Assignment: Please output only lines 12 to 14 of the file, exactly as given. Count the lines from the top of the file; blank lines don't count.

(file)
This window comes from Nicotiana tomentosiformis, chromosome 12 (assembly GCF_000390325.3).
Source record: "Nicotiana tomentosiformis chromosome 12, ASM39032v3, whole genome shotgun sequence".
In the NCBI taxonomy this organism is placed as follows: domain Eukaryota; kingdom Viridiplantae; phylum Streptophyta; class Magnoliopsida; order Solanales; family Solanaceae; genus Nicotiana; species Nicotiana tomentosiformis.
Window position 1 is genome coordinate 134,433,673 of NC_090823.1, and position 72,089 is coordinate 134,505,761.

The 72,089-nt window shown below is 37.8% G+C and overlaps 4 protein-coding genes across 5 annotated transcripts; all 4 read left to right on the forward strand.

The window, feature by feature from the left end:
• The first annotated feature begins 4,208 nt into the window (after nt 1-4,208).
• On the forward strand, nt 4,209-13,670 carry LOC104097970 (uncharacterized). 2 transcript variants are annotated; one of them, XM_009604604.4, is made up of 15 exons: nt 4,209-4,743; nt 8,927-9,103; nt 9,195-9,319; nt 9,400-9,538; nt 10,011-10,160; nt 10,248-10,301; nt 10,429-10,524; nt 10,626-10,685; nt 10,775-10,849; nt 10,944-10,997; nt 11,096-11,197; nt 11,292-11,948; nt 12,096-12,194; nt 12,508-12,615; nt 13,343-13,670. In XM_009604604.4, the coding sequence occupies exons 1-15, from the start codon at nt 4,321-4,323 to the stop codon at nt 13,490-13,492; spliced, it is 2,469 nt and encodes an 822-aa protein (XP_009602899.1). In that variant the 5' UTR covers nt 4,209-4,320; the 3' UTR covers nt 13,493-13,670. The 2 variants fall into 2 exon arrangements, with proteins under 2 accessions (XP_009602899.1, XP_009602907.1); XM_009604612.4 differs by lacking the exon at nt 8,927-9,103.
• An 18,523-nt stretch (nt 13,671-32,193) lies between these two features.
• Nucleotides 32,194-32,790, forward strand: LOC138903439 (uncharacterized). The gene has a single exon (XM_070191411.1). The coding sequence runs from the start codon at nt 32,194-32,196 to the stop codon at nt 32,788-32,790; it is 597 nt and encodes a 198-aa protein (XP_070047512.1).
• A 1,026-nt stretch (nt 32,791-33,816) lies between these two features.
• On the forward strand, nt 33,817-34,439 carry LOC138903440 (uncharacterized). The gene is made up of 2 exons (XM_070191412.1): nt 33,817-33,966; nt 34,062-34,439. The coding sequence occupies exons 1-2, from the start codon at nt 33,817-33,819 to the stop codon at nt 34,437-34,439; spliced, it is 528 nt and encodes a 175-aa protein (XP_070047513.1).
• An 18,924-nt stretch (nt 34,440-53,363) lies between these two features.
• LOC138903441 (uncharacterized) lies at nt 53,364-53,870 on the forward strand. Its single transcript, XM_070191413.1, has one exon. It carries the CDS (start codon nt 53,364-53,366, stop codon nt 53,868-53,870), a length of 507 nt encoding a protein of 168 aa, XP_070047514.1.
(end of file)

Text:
• On the forward strand, nt 33,817-34,439 carry LOC138903440 (uncharacterized). The gene is made up of 2 exons (XM_070191412.1): nt 33,817-33,966; nt 34,062-34,439. The coding sequence occupies exons 1-2, from the start codon at nt 33,817-33,819 to the stop codon at nt 34,437-34,439; spliced, it is 528 nt and encodes a 175-aa protein (XP_070047513.1).
• An 18,924-nt stretch (nt 34,440-53,363) lies between these two features.
• LOC138903441 (uncharacterized) lies at nt 53,364-53,870 on the forward strand. Its single transcript, XM_070191413.1, has one exon. It carries the CDS (start codon nt 53,364-53,366, stop codon nt 53,868-53,870), a length of 507 nt encoding a protein of 168 aa, XP_070047514.1.